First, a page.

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Consultation Update

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Following the Portable and Automotive/Industrial Battery workshops held by Defra in January to discuss the draft EU Batteries Regulation and gain views on its implication for the UK’s approach to regulatory reform, Defra has recently held two further workshops. Papers outlining some discussion points were issued in advance of each workshop, and Defra has invited feedback on these. Discussion points include whether:

  • Further chemistry reporting would be beneficial, both for placed on the market and collection data;
  • Portable waste battery collection targets should be set by chemistry;
  • Producers should fund the sampling of household residual waste to ascertain the amount of waste portable batteries in it;
  • Producers should fund local authority kerbside collection of portable batteries;
  • Producers should be required to collect automotive and/or industrial waste batteries from end user sites; and
  • There should be a DRS type system for automotive and/or industrial waste batteries, and/or a backstop system.

REPIC is working with the Joint Trades Association to submit a response to the discussion papers.

Defra is still considering how to proceed regarding the requirement for the EC Batteries Directive, and once finalised, its successor EC Batteries Regulation, to still operate in Northern Ireland. Defra’s current view is that the placing on the market provisions will need to follow EC legislation, however a UK wide approach will be taken in relation to waste batteries.

Finally. Defra has advised the consultation on potential changes to the UK Batteries Regulation is likely to be published towards the end of the year.



The consultations on Extended Producer Responsibility (EPR), Consistency in Collections and a Deposit Return System (DRS) for single use drinks containers have now closed. Defra is analysing the responses received and whilst no formal dates have been announced we understand a further update on the Government’s plans for each area will be provided later in the year.

HMRC has recently published updated guidance for producers on the operation of the Plastic Packaging Tax that will be introduced in April 2022. This provides greater detail on the types of plastic packaging subject to the tax, including single-use products, such as carrier bags, sandwich bags and disposable cups. The updated information is in section 2 of the guidance. HMRC advises it is looking to follow-up this guidance with other materials to help aid understanding on the types of plastic packaging subject to the tax.  At the same time HMRC also published draft secondary legislation for technical consultation. This legislation amends the meaning of a plastic packaging component and clarifies who the taxable business will be by further defining when the last substantial modification takes place. The consultation closes on 17th August. Further information can be found in our REP-ACT-0205 email dated 30th June.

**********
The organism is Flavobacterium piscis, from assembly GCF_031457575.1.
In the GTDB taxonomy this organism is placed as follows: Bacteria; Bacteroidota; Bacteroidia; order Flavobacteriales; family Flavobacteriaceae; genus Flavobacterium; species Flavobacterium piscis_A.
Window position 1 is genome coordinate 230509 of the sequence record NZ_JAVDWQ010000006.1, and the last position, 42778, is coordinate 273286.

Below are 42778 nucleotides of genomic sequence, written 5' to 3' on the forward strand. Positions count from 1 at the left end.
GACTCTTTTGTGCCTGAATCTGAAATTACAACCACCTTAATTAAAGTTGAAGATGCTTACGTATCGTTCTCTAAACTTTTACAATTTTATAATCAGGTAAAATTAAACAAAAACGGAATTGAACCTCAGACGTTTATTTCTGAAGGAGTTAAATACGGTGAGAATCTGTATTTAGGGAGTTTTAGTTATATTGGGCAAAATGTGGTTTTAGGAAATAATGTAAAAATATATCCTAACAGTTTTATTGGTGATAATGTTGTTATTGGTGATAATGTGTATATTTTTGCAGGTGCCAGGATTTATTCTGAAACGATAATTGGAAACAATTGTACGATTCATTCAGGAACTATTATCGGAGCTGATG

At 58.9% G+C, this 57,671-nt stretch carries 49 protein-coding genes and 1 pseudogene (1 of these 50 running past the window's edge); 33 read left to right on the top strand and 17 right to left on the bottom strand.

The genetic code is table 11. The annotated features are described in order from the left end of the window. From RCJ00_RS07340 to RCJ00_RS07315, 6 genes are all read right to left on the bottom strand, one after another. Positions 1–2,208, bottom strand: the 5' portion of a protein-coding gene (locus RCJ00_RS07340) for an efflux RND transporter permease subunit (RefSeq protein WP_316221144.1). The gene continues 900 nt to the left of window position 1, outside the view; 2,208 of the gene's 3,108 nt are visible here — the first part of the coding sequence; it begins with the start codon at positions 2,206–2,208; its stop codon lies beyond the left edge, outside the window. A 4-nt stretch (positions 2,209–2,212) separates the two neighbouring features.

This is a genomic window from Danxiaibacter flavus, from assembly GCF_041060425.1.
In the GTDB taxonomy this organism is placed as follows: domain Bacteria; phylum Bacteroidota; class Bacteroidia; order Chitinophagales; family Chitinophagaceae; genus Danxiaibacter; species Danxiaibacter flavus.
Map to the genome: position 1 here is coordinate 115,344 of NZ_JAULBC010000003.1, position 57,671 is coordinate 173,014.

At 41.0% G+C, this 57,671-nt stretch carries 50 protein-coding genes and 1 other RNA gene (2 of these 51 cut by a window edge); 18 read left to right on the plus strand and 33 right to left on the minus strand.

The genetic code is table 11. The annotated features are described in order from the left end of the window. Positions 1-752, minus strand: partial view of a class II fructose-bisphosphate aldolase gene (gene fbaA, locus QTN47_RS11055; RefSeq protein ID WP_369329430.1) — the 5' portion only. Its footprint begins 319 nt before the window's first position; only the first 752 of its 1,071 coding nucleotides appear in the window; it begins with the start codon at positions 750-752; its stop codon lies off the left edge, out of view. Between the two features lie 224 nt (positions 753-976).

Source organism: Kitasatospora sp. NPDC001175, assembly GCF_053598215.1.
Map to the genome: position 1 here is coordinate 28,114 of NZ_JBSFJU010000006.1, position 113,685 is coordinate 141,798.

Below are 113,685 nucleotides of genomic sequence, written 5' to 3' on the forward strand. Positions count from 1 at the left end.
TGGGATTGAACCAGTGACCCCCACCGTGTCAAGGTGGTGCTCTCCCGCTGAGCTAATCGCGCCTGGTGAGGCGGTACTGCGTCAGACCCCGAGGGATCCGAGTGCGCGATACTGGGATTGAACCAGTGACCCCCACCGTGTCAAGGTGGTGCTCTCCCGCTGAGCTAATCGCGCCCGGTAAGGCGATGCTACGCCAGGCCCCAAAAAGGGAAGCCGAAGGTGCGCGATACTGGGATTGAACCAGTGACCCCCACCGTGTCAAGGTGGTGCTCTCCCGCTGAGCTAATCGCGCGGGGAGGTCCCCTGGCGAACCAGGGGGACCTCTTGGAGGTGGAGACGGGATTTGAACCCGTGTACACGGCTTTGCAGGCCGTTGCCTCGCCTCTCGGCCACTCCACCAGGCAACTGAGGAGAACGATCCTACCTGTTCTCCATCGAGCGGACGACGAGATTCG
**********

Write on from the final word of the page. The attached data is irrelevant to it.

Defra has recently advised that the forthcoming consultation on the WEEE Regulations, which will cover the implementation of Extended Producer Responsibility (EPR) for WEEE, is likely to be published in October 2021. We have provisionally scheduled a scheme member meeting to take place on 3rd November, when we will run through the important points in the consultation and highlight areas that we recommend you consider for your response.

The consultation is likely to be formed of three parts:

  • Policy proposals, which will be reflected in the Impact Assessment published with the consultation. These could include:
    1. Defra’s definition of full net cost – the costs to be borne by producers under EPR;
    2. The requirement for producers to fund local authority kerbside collection of household WEEE;
    3. Obligations for retailers to take-back large items of WEEE free of charge on home delivery of new EEE; and
    4. The introduction of producer obligations for online marketplaces that facilitate the sale of EEE from non-UK based businesses.
  • Defra seeking views on policy areas under consideration, which could include:
    1. How producer obligations could work under EPR, including the role of targets;
    2. Ways to improve the WEEE collection infrastructure, including treatment standards and material recovery;
    3. Reform of the B2B system; and
    4. The need for a central administrative body to co-ordinate some system activities.
  • Technical revisions to enhance the operation of the Regulations.

We will provide further information on the consultations as soon as it is available. In the meantime, we continue to work with the Joint Trades Association to develop the case for appropriate changes to each regime.

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